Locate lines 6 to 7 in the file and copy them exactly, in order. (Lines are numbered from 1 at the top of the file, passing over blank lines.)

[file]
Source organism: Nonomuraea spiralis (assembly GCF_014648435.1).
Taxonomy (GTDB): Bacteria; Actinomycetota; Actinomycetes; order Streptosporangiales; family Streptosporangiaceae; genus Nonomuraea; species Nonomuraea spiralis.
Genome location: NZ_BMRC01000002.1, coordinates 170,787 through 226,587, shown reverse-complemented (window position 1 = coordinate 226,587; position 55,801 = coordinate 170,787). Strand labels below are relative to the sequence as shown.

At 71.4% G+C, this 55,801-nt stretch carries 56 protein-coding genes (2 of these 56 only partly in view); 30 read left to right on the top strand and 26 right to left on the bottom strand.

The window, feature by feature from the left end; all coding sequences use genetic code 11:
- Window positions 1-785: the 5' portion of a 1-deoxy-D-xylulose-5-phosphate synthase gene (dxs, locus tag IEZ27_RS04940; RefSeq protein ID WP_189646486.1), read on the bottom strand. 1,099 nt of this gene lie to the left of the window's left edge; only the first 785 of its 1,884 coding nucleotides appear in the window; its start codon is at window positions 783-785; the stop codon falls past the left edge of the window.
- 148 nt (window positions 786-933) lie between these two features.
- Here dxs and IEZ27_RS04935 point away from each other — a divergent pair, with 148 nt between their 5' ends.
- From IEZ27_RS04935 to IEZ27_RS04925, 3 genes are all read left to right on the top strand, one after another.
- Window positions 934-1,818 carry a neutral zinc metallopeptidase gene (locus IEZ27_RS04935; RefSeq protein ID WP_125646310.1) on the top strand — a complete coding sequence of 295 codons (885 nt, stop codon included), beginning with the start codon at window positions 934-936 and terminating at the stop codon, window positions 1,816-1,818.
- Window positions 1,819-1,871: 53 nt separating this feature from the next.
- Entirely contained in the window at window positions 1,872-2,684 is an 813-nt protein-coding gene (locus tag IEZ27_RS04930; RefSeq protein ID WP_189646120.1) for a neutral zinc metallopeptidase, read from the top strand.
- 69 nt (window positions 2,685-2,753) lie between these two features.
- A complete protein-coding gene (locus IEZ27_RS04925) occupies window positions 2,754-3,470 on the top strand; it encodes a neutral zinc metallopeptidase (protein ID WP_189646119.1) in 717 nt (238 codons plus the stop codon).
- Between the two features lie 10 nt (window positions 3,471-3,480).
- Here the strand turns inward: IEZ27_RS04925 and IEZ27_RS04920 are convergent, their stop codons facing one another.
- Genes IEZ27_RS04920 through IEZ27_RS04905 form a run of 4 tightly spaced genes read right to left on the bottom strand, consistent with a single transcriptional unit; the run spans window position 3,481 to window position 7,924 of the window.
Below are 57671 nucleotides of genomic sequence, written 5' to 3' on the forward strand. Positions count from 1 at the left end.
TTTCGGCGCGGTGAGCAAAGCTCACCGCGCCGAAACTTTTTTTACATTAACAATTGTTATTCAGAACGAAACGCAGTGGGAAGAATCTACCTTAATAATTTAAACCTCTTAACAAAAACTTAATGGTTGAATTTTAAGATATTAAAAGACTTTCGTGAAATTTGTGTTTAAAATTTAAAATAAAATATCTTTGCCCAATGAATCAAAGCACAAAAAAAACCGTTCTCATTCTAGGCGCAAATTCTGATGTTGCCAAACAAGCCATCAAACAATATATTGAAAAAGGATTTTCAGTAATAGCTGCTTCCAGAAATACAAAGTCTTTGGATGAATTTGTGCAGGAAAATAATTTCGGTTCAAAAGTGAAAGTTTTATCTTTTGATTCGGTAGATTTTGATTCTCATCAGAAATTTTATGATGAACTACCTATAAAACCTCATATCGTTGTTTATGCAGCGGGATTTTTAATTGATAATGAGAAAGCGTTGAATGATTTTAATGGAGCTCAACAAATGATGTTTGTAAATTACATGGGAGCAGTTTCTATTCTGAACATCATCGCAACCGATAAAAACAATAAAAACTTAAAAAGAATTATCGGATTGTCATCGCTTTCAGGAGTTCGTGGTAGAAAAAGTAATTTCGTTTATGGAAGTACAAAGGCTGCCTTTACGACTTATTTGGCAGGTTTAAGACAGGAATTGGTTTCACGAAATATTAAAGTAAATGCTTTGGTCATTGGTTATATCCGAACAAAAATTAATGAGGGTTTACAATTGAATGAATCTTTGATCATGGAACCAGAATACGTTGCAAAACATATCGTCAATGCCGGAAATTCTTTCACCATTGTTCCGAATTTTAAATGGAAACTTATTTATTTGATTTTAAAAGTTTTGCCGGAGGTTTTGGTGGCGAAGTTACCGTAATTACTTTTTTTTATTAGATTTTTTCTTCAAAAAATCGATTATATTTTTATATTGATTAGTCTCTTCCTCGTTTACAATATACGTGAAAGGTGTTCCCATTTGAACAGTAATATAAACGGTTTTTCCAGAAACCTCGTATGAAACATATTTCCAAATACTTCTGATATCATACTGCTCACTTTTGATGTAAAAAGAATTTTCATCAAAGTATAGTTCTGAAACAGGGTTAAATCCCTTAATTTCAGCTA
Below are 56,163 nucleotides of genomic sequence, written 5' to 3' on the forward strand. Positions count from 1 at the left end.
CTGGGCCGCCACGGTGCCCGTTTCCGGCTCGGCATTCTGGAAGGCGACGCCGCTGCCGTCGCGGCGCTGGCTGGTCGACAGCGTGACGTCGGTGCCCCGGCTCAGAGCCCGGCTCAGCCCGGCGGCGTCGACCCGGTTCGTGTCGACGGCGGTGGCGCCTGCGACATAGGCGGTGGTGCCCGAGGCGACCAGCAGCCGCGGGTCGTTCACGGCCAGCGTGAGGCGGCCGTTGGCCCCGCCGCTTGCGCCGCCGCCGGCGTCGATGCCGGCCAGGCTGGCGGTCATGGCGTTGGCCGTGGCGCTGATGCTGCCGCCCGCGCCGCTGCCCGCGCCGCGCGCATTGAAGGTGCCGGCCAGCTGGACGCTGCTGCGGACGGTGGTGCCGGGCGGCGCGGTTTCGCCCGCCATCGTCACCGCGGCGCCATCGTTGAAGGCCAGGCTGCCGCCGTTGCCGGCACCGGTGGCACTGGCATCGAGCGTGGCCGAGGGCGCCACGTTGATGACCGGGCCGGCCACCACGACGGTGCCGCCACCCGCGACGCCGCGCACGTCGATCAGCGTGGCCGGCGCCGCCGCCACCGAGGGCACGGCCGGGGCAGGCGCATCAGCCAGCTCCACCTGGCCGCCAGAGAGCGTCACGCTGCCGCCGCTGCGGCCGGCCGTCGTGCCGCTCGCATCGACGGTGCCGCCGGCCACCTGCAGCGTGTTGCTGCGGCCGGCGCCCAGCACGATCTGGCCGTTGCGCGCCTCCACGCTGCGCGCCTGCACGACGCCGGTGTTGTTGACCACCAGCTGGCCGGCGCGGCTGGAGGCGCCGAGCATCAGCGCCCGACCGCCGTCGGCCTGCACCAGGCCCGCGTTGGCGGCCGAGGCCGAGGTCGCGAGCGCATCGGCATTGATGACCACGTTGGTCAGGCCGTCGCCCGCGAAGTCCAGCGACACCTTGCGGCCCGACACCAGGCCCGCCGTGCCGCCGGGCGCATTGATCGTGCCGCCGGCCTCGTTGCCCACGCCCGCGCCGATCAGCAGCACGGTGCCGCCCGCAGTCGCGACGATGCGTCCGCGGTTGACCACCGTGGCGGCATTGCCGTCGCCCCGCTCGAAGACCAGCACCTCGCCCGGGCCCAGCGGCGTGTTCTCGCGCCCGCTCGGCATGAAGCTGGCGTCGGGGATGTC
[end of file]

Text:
- Window positions 1-785: the 5' portion of a 1-deoxy-D-xylulose-5-phosphate synthase gene (dxs, locus tag IEZ27_RS04940; RefSeq protein ID WP_189646486.1), read on the bottom strand. 1,099 nt of this gene lie to the left of the window's left edge; only the first 785 of its 1,884 coding nucleotides appear in the window; its start codon is at window positions 783-785; the stop codon falls past the left edge of the window.
- 148 nt (window positions 786-933) lie between these two features.